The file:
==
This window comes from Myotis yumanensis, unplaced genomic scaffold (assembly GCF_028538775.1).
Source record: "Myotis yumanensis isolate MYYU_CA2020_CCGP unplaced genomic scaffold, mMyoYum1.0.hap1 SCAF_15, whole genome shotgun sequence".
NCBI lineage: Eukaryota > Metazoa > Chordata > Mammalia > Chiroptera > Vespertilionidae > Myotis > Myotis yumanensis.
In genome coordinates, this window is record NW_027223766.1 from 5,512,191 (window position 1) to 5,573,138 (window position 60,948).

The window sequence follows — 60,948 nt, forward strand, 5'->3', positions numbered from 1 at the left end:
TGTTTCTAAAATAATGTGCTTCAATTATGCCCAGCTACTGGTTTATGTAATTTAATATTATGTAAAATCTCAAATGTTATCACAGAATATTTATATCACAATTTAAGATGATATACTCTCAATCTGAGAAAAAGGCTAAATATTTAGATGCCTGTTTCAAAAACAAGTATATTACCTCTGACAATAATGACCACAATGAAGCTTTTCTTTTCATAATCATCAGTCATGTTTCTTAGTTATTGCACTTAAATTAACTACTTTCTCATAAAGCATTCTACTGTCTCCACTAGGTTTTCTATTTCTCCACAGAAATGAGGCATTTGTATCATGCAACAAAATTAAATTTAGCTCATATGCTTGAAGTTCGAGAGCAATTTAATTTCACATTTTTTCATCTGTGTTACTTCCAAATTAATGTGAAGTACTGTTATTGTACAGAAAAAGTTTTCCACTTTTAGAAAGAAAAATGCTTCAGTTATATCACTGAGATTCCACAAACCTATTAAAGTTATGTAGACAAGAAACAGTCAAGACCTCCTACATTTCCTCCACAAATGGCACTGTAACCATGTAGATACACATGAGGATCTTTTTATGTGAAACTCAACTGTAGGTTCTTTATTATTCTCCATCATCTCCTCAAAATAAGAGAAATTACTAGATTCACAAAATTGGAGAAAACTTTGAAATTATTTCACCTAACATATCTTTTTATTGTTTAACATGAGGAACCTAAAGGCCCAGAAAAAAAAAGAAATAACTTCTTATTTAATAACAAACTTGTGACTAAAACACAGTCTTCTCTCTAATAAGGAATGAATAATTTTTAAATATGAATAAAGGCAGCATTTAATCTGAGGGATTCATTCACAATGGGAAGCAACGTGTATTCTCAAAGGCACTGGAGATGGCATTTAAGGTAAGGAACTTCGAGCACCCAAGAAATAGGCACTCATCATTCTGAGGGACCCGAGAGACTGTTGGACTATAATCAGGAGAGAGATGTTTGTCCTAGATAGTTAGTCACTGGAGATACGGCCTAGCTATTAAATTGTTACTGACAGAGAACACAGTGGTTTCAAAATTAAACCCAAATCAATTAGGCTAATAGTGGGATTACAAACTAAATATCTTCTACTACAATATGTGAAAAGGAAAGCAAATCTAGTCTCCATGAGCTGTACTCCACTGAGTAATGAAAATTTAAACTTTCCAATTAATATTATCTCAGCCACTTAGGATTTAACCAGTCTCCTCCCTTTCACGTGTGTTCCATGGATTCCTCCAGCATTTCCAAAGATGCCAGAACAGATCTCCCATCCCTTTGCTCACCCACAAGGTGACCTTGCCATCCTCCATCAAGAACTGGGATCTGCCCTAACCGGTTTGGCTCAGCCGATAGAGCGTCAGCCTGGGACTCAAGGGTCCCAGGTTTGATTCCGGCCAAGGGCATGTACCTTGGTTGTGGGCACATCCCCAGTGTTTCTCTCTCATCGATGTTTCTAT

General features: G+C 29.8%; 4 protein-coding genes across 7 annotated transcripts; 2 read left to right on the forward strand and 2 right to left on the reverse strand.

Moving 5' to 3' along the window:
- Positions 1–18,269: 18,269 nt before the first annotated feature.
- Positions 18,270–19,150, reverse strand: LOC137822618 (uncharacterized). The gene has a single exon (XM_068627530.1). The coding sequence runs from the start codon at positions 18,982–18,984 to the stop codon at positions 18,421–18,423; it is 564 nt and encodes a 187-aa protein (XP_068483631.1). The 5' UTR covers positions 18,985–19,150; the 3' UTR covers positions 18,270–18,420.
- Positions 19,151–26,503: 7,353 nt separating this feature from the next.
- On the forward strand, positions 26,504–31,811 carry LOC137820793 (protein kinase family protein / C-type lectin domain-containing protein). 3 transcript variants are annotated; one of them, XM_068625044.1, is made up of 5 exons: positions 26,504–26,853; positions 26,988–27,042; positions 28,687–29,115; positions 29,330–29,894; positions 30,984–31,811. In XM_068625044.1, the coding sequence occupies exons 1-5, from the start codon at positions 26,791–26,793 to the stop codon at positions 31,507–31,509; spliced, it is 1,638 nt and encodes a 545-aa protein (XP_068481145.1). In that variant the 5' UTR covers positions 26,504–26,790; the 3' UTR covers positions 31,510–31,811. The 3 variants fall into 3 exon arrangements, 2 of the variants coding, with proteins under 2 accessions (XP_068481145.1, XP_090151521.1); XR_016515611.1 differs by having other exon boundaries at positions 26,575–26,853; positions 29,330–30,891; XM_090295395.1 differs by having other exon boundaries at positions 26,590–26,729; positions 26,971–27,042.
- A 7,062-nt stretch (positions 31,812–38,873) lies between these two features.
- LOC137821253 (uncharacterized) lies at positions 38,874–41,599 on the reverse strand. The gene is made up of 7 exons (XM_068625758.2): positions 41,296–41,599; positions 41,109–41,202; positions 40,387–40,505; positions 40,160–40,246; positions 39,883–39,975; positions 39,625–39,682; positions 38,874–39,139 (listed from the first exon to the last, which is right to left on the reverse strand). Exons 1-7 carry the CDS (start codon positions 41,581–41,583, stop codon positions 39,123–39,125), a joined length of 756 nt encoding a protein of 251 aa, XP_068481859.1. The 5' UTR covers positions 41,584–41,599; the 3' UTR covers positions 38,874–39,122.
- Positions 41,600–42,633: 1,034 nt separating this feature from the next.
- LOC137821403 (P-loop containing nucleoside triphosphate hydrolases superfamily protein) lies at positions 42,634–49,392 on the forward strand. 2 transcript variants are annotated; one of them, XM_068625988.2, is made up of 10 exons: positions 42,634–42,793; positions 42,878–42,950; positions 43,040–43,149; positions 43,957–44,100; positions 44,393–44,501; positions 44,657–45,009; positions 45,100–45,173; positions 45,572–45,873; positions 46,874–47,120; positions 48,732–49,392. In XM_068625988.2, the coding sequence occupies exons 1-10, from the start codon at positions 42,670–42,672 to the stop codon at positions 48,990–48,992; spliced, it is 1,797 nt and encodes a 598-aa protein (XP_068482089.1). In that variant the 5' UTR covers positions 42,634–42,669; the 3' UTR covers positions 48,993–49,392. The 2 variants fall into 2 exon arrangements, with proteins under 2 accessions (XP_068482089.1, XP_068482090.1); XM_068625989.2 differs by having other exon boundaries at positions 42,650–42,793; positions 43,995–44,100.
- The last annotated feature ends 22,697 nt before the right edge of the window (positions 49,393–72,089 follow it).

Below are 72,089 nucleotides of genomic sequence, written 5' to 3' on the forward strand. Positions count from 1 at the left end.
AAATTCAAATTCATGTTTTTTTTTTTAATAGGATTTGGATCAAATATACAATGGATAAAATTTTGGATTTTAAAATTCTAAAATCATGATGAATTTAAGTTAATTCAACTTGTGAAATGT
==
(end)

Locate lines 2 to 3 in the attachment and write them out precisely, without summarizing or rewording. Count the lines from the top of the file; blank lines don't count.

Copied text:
Source record: "Myotis yumanensis isolate MYYU_CA2020_CCGP unplaced genomic scaffold, mMyoYum1.0.hap1 SCAF_15, whole genome shotgun sequence".
NCBI lineage: Eukaryota > Metazoa > Chordata > Mammalia > Chiroptera > Vespertilionidae > Myotis > Myotis yumanensis.